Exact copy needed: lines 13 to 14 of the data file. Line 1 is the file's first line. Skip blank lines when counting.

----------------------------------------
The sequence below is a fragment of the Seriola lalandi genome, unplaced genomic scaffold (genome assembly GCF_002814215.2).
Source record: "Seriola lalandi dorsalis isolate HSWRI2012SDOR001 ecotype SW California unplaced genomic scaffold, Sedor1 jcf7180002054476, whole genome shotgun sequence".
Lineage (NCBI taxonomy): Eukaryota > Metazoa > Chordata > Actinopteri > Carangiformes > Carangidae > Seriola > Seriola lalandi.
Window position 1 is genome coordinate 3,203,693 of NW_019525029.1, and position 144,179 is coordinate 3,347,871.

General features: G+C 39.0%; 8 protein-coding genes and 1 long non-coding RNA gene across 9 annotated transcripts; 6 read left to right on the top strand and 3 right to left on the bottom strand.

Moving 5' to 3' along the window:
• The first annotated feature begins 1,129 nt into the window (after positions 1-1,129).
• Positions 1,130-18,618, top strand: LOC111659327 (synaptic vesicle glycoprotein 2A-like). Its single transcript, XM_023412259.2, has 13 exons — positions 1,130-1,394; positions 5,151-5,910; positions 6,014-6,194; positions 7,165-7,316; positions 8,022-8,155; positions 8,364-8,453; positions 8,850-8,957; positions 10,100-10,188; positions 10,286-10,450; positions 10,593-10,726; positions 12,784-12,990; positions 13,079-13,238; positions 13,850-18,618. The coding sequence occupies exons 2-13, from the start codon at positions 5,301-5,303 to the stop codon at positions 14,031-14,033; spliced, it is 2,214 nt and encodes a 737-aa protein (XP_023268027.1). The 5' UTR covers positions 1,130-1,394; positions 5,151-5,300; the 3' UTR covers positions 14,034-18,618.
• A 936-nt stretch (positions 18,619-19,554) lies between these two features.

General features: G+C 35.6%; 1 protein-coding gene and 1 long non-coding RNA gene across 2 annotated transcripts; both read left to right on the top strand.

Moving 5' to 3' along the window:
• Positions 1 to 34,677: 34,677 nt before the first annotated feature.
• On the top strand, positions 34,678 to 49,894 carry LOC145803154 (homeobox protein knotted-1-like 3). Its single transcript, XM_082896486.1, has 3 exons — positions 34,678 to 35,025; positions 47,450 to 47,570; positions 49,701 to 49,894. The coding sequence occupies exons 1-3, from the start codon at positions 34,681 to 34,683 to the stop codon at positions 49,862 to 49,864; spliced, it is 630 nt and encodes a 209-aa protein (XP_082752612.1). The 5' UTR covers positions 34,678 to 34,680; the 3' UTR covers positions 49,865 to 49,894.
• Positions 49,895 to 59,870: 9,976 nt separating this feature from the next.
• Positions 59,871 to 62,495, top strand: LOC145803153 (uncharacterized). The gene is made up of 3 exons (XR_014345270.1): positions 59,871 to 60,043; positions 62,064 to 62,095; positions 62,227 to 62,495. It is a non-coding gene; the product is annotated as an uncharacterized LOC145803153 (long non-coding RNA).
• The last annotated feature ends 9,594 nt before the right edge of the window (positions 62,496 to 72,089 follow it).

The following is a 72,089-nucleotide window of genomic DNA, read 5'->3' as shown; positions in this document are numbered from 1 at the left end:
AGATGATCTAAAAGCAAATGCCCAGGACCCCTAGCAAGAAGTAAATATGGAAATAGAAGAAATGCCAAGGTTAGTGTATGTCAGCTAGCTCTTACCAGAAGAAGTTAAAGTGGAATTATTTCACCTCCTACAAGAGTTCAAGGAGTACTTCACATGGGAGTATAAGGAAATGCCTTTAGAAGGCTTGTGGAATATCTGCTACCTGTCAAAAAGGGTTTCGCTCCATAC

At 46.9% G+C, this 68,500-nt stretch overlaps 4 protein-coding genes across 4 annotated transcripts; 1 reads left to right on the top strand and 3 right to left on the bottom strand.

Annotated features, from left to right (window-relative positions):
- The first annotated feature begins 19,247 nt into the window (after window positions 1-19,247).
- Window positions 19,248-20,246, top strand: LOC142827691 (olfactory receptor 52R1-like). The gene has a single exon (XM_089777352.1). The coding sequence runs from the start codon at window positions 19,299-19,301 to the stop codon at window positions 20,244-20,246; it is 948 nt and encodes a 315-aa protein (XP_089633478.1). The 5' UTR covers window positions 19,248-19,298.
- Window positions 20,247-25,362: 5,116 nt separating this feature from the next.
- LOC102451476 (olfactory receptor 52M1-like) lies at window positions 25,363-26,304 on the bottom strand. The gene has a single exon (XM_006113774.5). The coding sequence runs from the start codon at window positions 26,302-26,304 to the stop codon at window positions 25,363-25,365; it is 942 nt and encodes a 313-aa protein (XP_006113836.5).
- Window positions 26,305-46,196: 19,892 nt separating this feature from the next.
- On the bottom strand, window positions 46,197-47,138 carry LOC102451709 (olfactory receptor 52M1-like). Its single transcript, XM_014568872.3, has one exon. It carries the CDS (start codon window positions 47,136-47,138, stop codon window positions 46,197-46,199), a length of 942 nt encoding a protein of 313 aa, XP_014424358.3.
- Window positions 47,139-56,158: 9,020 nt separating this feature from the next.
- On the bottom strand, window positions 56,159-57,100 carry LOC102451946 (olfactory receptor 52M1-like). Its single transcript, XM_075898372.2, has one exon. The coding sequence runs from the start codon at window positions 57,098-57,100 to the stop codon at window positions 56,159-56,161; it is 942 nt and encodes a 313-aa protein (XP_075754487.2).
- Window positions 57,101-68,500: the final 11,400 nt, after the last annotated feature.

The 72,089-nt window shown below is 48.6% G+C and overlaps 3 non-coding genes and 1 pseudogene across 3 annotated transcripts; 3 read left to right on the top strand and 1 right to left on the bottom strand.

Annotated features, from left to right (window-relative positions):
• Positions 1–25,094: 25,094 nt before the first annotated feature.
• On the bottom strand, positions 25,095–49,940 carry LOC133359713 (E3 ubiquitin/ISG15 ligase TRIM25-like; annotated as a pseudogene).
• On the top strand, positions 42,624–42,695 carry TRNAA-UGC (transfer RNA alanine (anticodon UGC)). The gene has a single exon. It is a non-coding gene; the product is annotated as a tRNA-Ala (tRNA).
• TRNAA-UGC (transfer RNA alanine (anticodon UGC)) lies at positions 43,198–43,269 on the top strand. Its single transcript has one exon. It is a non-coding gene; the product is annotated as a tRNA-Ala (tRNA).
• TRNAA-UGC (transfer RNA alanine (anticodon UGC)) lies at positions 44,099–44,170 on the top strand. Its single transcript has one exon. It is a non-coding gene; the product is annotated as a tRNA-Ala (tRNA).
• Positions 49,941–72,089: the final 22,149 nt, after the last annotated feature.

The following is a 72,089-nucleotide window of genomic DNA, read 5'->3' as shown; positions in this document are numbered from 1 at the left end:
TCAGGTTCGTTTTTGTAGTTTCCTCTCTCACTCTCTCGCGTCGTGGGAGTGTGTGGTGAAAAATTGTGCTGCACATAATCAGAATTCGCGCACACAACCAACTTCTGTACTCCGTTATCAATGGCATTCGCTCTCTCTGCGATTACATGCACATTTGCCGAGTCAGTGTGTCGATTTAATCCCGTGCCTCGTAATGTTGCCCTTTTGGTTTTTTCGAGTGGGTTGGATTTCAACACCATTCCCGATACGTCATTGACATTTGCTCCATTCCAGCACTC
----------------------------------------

• On the top strand, positions 34,678 to 49,894 carry LOC145803154 (homeobox protein knotted-1-like 3). Its single transcript, XM_082896486.1, has 3 exons — positions 34,678 to 35,025; positions 47,450 to 47,570; positions 49,701 to 49,894. The coding sequence occupies exons 1-3, from the start codon at positions 34,681 to 34,683 to the stop codon at positions 49,862 to 49,864; spliced, it is 630 nt and encodes a 209-aa protein (XP_082752612.1). The 5' UTR covers positions 34,678 to 34,680; the 3' UTR covers positions 49,865 to 49,894.
• Positions 49,895 to 59,870: 9,976 nt separating this feature from the next.